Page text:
Skip to main content Accessibility help
×
Home
Hostname: page-component-684899dbb8-p6h7k Total loading time: 0.211 Render date: 2022-05-24T10:01:30.696Z Has data issue: true Feature Flags: { "shouldUseShareProductTool": true, "shouldUseHypothesis": true, "isUnsiloEnabled": true, "useRatesEcommerce": false, "useNewApi": true }

The impact of vancomycin-resistant Enterococcus (VRE) screening policy change on the incidence of healthcare-associated VRE bacteremia

Published online by Cambridge University Press:  17 May 2021

Sun Young Cho
Affiliation:
Center for Infection Prevention and Control, Samsung Medical Center, Seoul, Republic of Korea Division of Infectious Diseases, Department of Internal Medicine, Samsung Medical Center, Sungkyunkwan University School of Medicine, Seoul, Republic of Korea
Hye Mee Kim
Affiliation:
Division of Infectious Diseases, Department of Internal Medicine, Samsung Medical Center, Sungkyunkwan University School of Medicine, Seoul, Republic of Korea Asia Pacific Foundation for Infectious Diseases (APFID), Seoul, Republic of Korea
Doo Ryeon Chung*
Affiliation:
Center for Infection Prevention and Control, Samsung Medical Center, Seoul, Republic of Korea Division of Infectious Diseases, Department of Internal Medicine, Samsung Medical Center, Sungkyunkwan University School of Medicine, Seoul, Republic of Korea
Jong Rim Choi
Affiliation:
Center for Infection Prevention and Control, Samsung Medical Center, Seoul, Republic of Korea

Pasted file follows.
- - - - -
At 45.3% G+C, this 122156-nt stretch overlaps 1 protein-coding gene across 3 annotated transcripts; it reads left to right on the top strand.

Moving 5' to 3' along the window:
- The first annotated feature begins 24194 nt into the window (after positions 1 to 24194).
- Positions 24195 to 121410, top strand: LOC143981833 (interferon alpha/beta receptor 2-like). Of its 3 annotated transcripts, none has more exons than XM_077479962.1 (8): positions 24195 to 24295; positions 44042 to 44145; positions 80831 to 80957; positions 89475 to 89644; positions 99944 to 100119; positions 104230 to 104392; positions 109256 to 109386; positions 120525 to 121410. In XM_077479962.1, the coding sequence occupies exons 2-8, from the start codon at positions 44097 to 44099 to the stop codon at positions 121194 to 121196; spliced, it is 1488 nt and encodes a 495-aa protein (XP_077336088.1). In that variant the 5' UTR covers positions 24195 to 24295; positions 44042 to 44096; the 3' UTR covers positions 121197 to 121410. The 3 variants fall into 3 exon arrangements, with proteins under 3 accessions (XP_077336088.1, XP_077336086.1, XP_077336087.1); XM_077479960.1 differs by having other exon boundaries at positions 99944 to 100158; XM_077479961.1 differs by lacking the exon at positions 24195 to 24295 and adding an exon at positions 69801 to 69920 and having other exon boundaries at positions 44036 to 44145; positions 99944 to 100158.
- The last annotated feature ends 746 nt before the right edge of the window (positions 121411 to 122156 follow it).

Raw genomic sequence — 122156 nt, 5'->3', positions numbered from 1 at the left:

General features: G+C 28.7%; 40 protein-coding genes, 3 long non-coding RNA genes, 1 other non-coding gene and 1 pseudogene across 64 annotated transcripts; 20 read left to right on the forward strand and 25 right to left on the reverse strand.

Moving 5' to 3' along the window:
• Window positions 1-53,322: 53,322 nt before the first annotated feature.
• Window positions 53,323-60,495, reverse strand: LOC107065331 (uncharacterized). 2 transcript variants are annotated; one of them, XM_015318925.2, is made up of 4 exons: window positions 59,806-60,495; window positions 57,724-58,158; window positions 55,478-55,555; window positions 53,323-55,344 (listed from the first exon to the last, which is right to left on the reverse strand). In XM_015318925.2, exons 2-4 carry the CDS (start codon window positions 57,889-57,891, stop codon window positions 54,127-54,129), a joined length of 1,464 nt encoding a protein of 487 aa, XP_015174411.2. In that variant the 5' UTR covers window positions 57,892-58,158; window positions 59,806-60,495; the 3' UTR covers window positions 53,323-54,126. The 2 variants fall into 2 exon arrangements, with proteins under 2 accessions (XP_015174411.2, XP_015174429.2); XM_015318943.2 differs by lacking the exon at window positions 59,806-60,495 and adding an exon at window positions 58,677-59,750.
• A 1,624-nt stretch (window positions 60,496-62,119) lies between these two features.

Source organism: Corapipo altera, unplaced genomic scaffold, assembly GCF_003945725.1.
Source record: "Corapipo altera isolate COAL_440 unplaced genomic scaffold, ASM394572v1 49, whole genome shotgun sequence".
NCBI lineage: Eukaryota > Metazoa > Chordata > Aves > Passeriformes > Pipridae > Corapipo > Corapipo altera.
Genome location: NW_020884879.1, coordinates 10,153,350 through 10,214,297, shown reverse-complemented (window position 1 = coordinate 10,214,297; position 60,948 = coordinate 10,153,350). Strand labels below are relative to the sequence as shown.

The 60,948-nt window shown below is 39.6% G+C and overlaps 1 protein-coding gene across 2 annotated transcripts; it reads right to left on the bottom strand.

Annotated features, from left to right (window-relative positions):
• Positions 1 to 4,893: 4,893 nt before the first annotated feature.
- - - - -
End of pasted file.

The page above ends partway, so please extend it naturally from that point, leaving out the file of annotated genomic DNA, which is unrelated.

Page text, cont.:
Myeong-A Lee
Affiliation:
Center for Infection Prevention and Control, Samsung Medical Center, Seoul, Republic of Korea
Hee Jae Huh
Affiliation:
Department of Laboratory Medicine and Genetics, Samsung Medical Center, Sungkyunkwan University School of Medicine, Seoul, Republic of Korea
Nam Yong Lee
Affiliation:
Department of Laboratory Medicine and Genetics, Samsung Medical Center, Sungkyunkwan University School of Medicine, Seoul, Republic of Korea
Kyungmin Huh
Affiliation:
Division of Infectious Diseases, Department of Internal Medicine, Samsung Medical Center, Sungkyunkwan University School of Medicine, Seoul, Republic of Korea
Cheol-In Kang
Affiliation:
Division of Infectious Diseases, Department of Internal Medicine, Samsung Medical Center, Sungkyunkwan University School of Medicine, Seoul, Republic of Korea
Kyong Ran Peck
Affiliation:
Division of Infectious Diseases, Department of Internal Medicine, Samsung Medical Center, Sungkyunkwan University School of Medicine, Seoul, Republic of Korea
*
Author for correspondence: Doo Ryeon Chung, E-mail: iddrchung@gmail.com

Abstract

Objective:

To evaluate the impact of a vancomycin-resistant Enterococcus (VRE) screening policy change on the incidence of healthcare-associated (HA)-VRE bacteremia in an endemic hospital setting.

Design:

A quasi-experimental before-and-after study.

Setting:

A 1,989-bed tertiary-care referral center in Seoul, Republic of Korea.